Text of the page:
The Government’s e-petition system has been called into question after a recycled and irrelevant response was issued to a popular demand on the official website.
Social media users were bemused after the wrong government department responded to a petition about music venues with a copy and pasted response about a completely different subject.
42,000 people had asked the Government to introduce mandatory noise complaint waivers for anyone who buys or rents a property within close distance of a music venue.
The Government’s response, for which the Department for the Environment, Food and Rural Affairs (DEFRA) was supposed to be responsible, read:
“The Government’s [NHS] reforms are not about privatisation, but about placing the financial power to change health services in the hands of those NHS professionals whom the public trust most, and putting clinicians, rather than politicians, in control of healthcare. ...
“Ministers believe that competition can help to deliver better quality care and better choice for patients, and improved value for the taxpayer.”
The response to the noise petition had originally appeared in July of last year to a campaign by the Unite union about the privatisation of the National Health Service.
One London music venue keeping an eye on the petition, The Garage, in Highbury, accused the department responsible for not caring about the issue raised.
“It's almost as if [Defra] didn't take the matter seriously,” the venue’s staff tweeted before asking people for their view on the issue.
Others social media users said they suspect that the Government might not individually consider all of the e-petitions it received.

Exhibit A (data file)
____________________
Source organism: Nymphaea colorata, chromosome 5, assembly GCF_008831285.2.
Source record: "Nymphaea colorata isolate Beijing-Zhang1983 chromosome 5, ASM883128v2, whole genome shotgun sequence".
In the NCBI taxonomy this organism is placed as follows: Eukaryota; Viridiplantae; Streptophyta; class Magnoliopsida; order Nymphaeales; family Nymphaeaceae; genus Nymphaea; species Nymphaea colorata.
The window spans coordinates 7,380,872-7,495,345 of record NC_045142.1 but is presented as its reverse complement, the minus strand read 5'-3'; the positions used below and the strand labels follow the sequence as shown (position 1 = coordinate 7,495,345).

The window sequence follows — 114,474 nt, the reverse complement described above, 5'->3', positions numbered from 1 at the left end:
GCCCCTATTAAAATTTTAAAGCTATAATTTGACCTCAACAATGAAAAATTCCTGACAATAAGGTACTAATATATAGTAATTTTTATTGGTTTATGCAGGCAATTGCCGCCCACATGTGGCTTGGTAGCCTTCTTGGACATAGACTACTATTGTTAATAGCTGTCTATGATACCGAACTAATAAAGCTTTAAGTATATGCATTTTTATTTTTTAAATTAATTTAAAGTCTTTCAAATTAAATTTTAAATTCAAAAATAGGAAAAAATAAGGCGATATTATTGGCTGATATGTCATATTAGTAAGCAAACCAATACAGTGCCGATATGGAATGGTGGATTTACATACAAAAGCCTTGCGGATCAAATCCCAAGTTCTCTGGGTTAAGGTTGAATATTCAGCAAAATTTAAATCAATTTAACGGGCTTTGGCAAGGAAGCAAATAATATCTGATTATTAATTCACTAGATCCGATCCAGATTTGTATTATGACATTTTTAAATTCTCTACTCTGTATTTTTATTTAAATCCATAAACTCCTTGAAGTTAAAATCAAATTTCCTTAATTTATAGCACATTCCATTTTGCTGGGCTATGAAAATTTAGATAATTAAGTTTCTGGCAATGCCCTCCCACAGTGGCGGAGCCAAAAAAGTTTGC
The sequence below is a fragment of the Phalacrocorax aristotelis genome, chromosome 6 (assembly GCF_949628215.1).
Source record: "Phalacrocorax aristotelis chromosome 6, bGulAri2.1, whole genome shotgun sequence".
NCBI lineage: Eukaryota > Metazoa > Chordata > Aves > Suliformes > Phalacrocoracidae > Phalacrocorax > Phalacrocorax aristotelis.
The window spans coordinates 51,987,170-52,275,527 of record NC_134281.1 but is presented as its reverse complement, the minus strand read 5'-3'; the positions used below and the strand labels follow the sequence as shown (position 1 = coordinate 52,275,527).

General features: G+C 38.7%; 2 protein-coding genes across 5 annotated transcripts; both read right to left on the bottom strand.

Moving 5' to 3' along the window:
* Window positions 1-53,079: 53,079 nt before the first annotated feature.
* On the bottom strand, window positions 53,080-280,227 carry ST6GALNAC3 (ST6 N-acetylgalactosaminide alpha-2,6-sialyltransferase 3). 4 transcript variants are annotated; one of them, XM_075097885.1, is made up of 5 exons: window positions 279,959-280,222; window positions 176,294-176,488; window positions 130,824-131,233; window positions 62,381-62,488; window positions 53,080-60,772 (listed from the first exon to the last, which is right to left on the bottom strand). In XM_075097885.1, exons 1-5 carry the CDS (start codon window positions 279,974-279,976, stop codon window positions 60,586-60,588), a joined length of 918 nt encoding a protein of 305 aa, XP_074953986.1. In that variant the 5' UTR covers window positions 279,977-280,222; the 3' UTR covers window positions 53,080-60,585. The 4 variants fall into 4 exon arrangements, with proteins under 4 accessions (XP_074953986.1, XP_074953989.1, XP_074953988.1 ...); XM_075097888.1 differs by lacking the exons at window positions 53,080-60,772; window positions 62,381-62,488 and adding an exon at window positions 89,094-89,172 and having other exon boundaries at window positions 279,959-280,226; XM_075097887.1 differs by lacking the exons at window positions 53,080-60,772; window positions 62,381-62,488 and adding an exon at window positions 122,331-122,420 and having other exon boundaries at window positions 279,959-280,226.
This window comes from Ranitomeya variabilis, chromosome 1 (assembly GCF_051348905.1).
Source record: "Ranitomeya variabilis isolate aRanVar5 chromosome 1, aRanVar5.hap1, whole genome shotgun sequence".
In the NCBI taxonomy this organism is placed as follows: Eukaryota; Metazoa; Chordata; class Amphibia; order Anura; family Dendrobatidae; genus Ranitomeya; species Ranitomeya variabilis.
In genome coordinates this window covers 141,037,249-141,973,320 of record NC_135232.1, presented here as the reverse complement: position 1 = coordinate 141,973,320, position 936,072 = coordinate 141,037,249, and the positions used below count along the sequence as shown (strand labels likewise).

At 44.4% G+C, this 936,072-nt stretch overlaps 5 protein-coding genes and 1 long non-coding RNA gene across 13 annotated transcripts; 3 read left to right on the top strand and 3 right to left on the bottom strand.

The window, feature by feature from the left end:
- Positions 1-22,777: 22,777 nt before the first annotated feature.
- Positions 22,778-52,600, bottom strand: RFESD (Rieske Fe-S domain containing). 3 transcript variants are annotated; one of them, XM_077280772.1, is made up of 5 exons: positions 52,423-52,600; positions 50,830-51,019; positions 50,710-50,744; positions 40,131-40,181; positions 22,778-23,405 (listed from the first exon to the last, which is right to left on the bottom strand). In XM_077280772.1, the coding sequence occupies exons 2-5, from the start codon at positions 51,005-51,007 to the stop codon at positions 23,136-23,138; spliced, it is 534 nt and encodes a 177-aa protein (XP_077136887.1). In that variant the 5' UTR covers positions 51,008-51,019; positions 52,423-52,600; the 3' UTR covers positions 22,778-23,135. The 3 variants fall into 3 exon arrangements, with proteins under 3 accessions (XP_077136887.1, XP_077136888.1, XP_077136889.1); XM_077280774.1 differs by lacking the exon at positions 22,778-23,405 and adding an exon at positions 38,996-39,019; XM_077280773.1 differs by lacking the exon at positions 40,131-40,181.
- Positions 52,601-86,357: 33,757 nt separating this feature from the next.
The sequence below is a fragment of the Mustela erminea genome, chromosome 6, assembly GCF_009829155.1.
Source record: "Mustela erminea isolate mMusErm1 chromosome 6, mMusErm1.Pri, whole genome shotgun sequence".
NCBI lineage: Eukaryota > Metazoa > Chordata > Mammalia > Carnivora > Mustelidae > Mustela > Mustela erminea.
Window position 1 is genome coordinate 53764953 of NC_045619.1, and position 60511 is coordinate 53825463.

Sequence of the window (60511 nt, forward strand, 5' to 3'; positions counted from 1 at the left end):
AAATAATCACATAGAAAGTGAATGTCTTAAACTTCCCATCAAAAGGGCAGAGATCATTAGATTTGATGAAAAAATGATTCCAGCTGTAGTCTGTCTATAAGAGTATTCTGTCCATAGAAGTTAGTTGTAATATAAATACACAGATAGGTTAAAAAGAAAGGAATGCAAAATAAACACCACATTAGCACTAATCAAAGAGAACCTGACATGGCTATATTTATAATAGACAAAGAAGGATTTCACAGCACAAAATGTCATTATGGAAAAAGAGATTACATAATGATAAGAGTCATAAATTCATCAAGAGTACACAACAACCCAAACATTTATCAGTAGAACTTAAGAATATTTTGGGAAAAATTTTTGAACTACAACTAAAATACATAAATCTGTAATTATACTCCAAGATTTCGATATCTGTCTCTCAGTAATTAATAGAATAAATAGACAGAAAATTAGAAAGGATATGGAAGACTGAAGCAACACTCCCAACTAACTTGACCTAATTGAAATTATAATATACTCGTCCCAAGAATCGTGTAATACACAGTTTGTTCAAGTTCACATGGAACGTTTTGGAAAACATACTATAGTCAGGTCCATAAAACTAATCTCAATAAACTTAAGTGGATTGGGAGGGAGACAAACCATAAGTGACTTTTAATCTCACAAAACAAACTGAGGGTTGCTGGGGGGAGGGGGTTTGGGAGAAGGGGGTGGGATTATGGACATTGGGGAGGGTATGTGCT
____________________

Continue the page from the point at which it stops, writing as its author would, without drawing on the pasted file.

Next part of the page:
Graeme Peacock, a graphic designer from London, said: “Do you sometimes feel that maybe the [Government] copy/pastes the 'replies' to e-petitions? Because I do.”
The idea for an e-petition system first appeared in the Conservative 2010 election manifesto, where the party argued the new system would “give people real controls of their lives”.
“People have been shut out of Westminster politics for too long. Having a single vote every four or five years is not good enough – we need to give people real control over how they are governed,” the party’s manifesto said.
The e-epetition system was eventually rolled out by the Coalition and was touted as part of the Government’s constitutional reform programme to restore trust in politics.
The Independent contacted the Cabinet Office, which administers the petition system, but did not receive a response at the time of publication. A Defra official said the problem was being looked into.
After the initial publication of this article, a Defra official said the response was a "simple IT error which has now been corrected", noting the page had been updated.